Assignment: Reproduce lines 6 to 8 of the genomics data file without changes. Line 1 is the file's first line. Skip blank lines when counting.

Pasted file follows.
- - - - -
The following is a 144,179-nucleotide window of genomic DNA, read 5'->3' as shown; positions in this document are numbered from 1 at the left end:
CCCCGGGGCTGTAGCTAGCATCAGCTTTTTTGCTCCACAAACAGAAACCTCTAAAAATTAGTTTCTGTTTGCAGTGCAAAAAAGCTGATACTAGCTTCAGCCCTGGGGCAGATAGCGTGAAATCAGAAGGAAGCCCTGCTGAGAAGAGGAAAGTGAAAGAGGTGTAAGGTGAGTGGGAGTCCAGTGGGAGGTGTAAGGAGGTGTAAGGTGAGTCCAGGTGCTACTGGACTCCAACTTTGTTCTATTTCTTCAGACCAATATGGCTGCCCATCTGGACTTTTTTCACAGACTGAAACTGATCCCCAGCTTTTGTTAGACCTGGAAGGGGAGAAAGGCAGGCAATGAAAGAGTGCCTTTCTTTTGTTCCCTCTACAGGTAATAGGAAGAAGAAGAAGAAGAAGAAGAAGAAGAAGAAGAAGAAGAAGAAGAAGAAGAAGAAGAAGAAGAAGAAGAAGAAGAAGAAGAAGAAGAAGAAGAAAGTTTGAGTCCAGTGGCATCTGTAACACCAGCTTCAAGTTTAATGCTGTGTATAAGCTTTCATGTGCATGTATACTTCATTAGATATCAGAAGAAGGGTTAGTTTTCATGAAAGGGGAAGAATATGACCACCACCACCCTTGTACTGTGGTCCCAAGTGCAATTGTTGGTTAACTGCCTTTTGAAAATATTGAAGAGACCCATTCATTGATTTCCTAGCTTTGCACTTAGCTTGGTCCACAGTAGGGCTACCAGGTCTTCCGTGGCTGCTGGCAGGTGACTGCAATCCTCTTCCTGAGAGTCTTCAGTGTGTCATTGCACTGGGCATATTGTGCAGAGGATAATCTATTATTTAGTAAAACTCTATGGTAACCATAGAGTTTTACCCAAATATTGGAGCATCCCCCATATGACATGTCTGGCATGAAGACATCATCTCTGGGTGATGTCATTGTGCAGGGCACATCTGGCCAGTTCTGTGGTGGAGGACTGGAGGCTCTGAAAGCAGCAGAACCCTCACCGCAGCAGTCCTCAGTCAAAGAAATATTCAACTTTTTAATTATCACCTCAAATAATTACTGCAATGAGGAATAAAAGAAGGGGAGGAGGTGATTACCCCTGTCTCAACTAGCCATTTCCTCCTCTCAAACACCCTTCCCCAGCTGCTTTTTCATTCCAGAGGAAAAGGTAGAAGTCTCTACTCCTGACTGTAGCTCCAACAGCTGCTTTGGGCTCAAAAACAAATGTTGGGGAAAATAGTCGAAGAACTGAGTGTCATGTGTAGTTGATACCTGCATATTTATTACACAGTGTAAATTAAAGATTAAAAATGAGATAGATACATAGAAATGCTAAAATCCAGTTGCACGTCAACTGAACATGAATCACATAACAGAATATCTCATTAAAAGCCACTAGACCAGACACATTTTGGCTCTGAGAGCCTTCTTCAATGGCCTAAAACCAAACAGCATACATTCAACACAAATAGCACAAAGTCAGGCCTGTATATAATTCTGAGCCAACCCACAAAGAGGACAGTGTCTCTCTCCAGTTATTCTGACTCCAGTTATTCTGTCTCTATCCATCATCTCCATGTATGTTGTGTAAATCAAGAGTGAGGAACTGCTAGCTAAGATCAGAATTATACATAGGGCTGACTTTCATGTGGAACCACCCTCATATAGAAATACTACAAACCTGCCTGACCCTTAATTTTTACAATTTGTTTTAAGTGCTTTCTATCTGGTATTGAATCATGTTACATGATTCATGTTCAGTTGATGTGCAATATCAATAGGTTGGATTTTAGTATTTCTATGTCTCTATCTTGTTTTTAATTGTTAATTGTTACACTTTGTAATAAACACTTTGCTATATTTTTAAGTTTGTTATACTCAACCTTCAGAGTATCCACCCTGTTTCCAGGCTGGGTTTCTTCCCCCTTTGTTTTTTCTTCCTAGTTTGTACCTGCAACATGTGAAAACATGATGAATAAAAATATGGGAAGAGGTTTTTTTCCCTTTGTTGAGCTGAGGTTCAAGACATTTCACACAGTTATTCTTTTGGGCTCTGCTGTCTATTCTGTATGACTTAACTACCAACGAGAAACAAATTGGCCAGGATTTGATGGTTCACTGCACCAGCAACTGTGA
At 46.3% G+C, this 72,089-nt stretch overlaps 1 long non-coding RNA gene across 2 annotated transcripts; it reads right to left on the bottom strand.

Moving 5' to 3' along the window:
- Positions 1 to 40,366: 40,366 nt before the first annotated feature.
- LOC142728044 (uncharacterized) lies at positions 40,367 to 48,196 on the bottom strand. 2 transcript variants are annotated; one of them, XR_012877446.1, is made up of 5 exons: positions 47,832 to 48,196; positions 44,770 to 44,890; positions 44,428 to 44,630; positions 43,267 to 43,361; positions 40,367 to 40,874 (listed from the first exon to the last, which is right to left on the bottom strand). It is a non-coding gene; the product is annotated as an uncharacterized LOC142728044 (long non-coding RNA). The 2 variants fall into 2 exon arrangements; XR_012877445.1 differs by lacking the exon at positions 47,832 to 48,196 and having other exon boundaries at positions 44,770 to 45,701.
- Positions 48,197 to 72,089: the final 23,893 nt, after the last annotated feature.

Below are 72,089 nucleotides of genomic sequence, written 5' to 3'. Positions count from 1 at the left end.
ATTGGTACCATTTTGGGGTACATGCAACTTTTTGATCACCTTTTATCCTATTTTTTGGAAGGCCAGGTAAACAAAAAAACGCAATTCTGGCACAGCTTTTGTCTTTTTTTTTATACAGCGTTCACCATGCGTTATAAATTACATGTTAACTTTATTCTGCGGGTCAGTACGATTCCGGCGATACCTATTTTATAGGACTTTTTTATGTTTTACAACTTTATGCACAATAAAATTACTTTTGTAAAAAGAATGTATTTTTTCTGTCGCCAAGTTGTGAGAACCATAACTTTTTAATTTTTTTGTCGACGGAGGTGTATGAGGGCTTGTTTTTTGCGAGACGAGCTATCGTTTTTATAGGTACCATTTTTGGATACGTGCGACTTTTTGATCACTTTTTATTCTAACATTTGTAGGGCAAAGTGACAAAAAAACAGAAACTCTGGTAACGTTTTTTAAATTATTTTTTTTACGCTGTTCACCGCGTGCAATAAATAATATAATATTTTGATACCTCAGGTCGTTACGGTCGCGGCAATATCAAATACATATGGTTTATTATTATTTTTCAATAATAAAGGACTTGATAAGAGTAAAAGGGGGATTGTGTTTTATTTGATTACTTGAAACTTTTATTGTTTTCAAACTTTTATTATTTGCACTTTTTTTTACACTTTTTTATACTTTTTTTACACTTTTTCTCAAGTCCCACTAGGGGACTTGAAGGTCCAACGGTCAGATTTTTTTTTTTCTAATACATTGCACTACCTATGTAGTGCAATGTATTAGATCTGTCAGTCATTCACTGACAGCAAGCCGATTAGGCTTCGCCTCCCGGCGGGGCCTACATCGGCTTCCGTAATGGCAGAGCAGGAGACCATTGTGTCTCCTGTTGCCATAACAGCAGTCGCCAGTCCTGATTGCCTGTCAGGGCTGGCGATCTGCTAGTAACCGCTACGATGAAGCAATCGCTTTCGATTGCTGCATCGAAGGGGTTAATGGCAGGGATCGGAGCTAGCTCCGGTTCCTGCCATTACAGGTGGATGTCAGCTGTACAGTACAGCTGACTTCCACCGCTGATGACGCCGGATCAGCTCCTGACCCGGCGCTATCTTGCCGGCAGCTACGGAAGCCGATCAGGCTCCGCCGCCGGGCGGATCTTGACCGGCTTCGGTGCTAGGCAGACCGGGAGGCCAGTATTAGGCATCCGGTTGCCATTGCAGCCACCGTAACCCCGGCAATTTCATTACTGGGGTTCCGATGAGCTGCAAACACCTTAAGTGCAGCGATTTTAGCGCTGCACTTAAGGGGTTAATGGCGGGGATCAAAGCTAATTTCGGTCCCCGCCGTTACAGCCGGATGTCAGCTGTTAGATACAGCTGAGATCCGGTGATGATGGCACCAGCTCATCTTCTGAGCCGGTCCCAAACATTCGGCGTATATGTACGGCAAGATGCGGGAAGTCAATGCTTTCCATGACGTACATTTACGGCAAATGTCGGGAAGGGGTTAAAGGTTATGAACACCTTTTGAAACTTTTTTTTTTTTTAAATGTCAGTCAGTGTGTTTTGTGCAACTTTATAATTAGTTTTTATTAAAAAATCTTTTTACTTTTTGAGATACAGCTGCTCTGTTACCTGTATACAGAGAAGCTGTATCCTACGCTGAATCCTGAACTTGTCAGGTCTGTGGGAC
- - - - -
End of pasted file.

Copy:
- LOC142728044 (uncharacterized) lies at positions 40,367 to 48,196 on the bottom strand. 2 transcript variants are annotated; one of them, XR_012877446.1, is made up of 5 exons: positions 47,832 to 48,196; positions 44,770 to 44,890; positions 44,428 to 44,630; positions 43,267 to 43,361; positions 40,367 to 40,874 (listed from the first exon to the last, which is right to left on the bottom strand). It is a non-coding gene; the product is annotated as an uncharacterized LOC142728044 (long non-coding RNA). The 2 variants fall into 2 exon arrangements; XR_012877445.1 differs by lacking the exon at positions 47,832 to 48,196 and having other exon boundaries at positions 44,770 to 45,701.
- Positions 48,197 to 72,089: the final 23,893 nt, after the last annotated feature.

Below are 72,089 nucleotides of genomic sequence, written 5' to 3'. Positions count from 1 at the left end.